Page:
Young bulls are still growing so the ration should be formulated to gain 1.5 to 2.0 pounds per day, depending on the magnitude of weight loss during breeding. The need to supplement young bulls on summer/fall pasture will depend on the quality and quantity of forage available. The best method for developing a diet for bulls is to test potential feeds and formulate a ration based on age, size, and desired performance. For example, during the winter feeding program, feeding roughage at 2% of body weight plus 3.0 to 6.0 pounds of grain (so total diet protein content is 10 to 11%) will often provide the targeted rate of gain in young bulls.

Minerals and Vitamins

This publication does not address mineral and vitamins nutrition in depth in bull diets. However, minerals and vitamins are important for successful animal growth and breeding performance. Provide a good mineral and vitamin program for your bulls as well as your cows.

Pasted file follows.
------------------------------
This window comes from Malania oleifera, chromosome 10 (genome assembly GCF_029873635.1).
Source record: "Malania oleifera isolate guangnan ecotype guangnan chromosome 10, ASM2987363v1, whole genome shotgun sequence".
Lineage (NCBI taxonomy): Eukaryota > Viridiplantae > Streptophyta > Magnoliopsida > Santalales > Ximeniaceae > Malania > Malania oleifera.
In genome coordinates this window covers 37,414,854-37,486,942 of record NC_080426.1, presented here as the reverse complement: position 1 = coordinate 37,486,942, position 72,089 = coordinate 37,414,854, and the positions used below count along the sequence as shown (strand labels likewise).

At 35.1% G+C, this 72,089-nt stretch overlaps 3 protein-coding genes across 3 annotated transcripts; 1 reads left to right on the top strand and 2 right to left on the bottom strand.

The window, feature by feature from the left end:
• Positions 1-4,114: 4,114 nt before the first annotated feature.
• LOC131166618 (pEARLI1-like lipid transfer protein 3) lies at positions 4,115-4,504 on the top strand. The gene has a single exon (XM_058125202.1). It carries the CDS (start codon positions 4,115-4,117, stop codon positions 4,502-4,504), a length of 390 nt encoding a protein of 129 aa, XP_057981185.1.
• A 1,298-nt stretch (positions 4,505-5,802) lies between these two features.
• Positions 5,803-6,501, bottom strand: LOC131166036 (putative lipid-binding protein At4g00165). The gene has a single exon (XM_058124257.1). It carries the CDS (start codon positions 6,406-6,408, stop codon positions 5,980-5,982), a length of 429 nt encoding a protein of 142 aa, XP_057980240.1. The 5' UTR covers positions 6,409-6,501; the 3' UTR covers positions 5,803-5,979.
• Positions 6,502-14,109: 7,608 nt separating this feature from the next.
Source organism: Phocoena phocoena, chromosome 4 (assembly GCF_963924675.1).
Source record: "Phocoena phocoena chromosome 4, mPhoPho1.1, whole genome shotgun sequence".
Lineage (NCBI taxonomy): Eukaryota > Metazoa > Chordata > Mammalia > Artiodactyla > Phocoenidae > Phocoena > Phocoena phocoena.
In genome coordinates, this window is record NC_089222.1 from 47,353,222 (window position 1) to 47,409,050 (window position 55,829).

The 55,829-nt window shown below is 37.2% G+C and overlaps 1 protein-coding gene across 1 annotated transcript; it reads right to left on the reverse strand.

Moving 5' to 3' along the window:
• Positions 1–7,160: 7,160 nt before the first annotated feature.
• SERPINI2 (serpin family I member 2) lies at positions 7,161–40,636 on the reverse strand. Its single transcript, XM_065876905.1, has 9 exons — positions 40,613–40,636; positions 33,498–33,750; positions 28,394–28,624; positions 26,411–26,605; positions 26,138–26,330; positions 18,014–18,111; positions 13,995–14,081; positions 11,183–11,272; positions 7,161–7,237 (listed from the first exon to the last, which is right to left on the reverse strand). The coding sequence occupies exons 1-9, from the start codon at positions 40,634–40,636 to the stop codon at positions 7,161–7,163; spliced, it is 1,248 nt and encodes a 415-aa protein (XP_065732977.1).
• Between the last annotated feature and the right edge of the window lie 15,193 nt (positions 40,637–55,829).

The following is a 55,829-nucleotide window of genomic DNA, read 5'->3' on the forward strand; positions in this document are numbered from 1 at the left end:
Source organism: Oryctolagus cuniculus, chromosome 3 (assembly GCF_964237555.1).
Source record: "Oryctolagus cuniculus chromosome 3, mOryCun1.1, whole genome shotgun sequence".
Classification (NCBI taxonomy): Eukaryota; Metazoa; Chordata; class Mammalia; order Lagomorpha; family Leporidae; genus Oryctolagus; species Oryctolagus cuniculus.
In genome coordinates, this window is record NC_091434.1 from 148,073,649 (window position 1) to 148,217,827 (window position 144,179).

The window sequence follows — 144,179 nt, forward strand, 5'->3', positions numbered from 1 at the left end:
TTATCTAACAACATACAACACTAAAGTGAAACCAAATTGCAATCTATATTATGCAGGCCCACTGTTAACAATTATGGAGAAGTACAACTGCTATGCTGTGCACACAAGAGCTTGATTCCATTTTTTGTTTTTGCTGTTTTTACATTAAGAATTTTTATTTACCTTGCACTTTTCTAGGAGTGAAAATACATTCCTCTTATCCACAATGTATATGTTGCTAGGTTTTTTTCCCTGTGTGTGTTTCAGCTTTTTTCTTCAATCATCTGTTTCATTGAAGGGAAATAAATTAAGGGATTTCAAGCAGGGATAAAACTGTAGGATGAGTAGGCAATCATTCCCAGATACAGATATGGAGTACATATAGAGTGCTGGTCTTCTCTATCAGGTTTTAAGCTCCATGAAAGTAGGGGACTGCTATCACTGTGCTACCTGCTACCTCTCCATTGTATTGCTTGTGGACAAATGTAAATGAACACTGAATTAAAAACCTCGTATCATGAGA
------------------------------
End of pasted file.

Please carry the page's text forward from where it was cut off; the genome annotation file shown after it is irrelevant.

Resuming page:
Two Breeding Seasons Per Year

Some producers have both spring and fall calving herds, hence double-using bulls. This puts additional management responsibilities onto these producers, as these producers must ensure that bulls will be prepared to serve cows at each breeding season. With two breeding seasons per year, bulls have a shorter time to replenish their weight loss before the next breeding season. Young bulls may need to gain 2.0 to 2.5 pounds per day to recover from weight loss.


Seedstock and commercial beef producers want quality beef bulls that are capable of breeding cows as a yearling (producing quality semen) and are physically able to seek out cows and heifers on pasture. Nutritional management plays an important role in ensuring that they can fulfill expectations.

Original Authors:

Julie Walker | Extension Beef Specialist

George Perry | Beef Reproduction Management Specialist

Ken Olson | Extension Beef Specialist

March 2013